We have used scanning tunneling microscopy (STM) in ultrahigh vacuum and atomic force microscopy (AFM) in air to investigate the microscopic mechanisms of Sn surface segregation during the molecular beam epitaxial growth of GaAs and AlAs(100). Submonolayer amounts of Sn segregate to the surface during growth and strongly modify the growth kinetics. This is indicated by both extraordinary reflection high energy electron diffraction (RHEED) measurements, and the STM and AFM images of rapidly quenched growth fronts. At the high surface coverages of 0.1-0.6 monolayers of Sn, studied in this work, neither step bunching nor three-dimensional (3D) growth of GaAs(100) was observed. Instead, STM and RHEED measurements indicated a significantly enhanced layer-by-layer growth of GaAs with increasing surface coverage of Sn. STM snapshots of the initial stages of GaAs growth revealed 2D islands which contained a higher-than-equilibrium bulk concentration of Sn, in Ga-substitutional sites, of up to 50%. Other directly observed Sn effects which are presented in this work include the removal of GaAs(100) island growth anisotropy and the formation of 2D islands with a relatively narrow distribution of size and separation. The completion of the top layers is shown to proceed by the coalescence of these islands before any significant nucleation of the next layer islands. This effect is used to explain the Sn enhancement of the layer-by-layer growth which was indicated in our RHEED and scanning probe observations. A model is presented for Sn segregation which explains these results based on an island-size-dependent, strain-driven, oscillatory Sn occupation of Ga-substitutional sites and surface interstitial sites on top GaAs(100) layers during growth. This model, which introduces a strain-limiting mechanism for the size and shape of the 2D islands, can also explain the observed enhancement of postgrowth surface recovery, as well as a delayed onset in increasing adatom surface diffusion length with increasing Sn coverage. The main conclusion is that, if impurity incorporation results in significant strain, then in addition to step climbing by surface impurities, the exchange of incorporated impurities with native species in top layers can be an important path for impurity segregation during expitaxial growth.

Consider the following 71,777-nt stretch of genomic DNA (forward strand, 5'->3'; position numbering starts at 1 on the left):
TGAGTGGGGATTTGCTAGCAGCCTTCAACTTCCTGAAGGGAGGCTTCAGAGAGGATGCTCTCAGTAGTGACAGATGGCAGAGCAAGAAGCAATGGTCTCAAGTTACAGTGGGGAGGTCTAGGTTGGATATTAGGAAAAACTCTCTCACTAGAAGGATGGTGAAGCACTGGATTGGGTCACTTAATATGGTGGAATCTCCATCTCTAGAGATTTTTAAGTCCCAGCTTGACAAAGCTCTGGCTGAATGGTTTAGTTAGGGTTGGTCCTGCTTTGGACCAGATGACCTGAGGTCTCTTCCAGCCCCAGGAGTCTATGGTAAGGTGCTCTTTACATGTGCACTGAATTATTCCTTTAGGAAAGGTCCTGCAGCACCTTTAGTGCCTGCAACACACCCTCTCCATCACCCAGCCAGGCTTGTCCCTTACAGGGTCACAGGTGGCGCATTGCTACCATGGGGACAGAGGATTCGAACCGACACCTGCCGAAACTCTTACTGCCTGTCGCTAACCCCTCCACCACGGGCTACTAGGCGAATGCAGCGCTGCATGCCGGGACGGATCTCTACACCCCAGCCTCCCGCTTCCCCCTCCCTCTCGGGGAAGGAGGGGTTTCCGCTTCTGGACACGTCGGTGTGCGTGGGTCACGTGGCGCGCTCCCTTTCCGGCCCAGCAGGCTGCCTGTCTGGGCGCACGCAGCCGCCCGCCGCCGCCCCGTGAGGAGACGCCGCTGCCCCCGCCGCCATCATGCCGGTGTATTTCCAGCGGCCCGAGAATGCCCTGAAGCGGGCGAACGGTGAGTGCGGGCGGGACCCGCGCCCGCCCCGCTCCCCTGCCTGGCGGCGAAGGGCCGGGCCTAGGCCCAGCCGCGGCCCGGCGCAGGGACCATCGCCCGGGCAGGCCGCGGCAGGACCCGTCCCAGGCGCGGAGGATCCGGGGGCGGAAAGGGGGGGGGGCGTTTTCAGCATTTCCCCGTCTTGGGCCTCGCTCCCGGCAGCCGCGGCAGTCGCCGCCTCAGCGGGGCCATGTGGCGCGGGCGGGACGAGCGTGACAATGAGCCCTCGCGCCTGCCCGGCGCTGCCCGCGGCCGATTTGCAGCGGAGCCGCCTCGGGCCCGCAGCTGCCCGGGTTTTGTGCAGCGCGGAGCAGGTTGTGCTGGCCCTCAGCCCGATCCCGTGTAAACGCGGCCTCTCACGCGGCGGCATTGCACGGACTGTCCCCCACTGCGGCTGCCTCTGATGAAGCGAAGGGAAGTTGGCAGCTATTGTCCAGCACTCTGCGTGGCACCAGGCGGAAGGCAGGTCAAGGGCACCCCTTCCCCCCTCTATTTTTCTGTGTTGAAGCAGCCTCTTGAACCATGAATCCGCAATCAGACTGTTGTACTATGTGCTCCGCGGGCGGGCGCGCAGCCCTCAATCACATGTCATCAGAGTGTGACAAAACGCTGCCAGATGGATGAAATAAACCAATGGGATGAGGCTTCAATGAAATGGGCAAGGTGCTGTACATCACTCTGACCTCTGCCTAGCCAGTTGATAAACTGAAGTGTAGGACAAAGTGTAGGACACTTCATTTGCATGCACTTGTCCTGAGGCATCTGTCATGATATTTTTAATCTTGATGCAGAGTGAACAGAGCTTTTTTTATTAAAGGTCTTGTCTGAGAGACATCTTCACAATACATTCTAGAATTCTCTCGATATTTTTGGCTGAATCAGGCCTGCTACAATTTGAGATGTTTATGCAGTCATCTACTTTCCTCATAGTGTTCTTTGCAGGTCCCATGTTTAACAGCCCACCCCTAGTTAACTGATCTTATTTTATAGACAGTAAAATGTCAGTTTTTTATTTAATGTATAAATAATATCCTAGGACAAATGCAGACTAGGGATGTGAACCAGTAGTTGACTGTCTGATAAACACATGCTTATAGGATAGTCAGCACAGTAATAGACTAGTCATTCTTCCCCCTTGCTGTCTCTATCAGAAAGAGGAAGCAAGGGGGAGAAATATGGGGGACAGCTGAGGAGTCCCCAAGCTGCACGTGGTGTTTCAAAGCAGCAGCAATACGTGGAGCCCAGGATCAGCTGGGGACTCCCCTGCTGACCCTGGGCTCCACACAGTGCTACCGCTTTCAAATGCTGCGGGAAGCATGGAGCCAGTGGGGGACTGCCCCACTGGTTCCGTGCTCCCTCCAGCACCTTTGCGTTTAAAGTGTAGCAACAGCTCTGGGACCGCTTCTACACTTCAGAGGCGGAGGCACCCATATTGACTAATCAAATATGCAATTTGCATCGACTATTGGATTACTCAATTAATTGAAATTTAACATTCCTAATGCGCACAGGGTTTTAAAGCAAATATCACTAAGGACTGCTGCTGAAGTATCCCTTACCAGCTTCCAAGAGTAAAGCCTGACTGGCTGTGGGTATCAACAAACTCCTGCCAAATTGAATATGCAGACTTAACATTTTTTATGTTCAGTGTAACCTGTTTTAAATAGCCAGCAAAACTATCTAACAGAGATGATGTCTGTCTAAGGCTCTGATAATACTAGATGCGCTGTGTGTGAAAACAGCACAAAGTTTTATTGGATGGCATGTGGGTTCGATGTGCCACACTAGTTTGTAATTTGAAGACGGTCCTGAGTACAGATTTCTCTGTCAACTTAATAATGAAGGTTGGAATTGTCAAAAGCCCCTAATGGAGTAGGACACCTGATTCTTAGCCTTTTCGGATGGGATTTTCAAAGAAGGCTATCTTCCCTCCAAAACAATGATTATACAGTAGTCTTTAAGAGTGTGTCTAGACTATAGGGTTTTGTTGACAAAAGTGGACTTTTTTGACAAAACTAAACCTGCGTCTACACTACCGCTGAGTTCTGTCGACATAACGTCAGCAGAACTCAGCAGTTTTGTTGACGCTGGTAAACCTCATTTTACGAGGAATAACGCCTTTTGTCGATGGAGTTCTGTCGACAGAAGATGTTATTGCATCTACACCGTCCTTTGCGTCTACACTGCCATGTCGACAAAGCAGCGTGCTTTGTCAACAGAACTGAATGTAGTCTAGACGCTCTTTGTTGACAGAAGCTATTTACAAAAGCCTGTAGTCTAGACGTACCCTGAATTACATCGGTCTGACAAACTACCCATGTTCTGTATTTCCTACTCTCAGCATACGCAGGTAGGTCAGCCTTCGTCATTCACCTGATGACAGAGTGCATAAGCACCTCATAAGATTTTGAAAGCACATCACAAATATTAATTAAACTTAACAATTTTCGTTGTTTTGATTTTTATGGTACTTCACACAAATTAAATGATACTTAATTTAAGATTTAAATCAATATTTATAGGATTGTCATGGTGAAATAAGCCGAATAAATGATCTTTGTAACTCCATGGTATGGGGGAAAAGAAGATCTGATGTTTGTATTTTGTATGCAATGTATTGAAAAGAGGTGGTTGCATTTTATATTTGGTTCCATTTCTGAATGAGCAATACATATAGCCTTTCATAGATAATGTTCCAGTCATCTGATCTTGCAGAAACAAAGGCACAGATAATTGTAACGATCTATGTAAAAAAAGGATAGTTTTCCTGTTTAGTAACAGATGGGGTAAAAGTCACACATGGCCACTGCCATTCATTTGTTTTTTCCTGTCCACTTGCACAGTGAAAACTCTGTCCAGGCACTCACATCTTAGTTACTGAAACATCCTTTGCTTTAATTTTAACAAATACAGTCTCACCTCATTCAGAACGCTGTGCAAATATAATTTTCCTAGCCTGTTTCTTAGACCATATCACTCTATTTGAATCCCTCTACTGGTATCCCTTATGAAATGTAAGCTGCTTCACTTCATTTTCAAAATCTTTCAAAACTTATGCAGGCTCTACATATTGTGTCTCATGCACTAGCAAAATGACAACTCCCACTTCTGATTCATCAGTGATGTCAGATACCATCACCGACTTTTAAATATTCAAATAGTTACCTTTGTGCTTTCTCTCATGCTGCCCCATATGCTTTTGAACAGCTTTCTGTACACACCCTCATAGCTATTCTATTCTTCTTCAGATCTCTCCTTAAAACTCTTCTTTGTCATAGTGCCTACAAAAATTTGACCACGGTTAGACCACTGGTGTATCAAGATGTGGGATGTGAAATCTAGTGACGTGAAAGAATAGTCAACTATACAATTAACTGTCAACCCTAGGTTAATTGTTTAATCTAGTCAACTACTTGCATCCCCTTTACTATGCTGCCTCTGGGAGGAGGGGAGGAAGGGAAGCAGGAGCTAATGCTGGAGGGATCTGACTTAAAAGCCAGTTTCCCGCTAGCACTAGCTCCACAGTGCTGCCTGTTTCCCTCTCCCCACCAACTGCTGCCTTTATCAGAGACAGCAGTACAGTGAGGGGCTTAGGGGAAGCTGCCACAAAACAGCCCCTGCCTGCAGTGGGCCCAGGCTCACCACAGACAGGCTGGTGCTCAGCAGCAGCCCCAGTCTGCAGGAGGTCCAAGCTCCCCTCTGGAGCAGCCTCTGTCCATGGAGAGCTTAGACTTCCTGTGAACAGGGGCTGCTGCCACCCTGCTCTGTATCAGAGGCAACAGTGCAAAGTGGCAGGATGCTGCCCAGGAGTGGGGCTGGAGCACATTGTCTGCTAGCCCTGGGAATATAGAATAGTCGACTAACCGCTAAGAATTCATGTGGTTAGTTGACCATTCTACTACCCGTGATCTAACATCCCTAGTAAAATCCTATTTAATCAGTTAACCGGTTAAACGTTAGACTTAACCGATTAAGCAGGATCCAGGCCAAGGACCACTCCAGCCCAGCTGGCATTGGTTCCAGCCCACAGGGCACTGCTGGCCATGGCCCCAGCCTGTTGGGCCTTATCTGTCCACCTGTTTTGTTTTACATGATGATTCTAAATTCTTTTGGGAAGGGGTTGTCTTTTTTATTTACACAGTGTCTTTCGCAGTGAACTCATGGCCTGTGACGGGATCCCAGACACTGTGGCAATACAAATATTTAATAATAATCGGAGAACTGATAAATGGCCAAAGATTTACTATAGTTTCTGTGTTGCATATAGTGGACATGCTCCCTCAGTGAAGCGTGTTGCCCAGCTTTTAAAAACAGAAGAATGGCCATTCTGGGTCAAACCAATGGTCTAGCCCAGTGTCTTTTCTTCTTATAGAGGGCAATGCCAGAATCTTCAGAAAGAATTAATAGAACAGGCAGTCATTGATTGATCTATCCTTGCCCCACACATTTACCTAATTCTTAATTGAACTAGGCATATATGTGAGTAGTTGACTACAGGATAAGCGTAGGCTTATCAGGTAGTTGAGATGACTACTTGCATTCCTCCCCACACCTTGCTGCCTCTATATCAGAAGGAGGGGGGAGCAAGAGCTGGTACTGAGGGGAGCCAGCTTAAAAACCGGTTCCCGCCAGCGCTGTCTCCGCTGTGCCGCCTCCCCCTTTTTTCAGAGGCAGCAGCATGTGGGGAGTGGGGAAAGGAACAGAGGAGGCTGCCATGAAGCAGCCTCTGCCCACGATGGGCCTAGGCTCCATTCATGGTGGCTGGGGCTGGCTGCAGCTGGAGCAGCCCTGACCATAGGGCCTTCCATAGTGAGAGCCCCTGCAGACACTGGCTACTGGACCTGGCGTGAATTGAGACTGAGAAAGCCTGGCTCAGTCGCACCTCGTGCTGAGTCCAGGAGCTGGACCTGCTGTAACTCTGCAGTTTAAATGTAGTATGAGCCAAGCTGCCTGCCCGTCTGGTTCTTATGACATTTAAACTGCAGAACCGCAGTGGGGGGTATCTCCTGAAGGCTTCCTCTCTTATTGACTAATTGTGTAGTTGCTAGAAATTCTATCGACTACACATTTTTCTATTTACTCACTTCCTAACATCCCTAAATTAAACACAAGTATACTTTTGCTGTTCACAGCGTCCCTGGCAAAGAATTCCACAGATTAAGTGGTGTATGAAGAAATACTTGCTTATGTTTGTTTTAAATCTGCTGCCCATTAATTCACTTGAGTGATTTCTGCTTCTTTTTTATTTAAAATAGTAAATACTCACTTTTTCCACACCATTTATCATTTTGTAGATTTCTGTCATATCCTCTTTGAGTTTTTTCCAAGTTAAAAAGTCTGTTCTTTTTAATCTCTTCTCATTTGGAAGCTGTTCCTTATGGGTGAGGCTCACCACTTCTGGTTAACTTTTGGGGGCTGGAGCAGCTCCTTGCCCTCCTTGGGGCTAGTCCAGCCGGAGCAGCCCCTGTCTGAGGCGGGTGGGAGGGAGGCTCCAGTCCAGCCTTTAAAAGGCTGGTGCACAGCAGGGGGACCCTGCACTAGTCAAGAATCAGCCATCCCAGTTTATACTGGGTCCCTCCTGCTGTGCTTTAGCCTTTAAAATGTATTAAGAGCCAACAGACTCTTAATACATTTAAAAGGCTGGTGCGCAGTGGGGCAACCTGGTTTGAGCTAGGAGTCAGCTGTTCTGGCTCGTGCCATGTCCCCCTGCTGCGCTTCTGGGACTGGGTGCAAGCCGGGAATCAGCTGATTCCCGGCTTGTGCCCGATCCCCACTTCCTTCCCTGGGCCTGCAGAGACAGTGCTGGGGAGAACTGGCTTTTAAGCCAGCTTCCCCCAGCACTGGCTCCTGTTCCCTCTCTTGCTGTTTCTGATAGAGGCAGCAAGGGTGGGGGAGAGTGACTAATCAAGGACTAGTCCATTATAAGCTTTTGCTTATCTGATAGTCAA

|Original language||English (US)|
|Number of pages||13|
|Journal||Surface Review and Letters|
|State||Published - Dec 1 1998|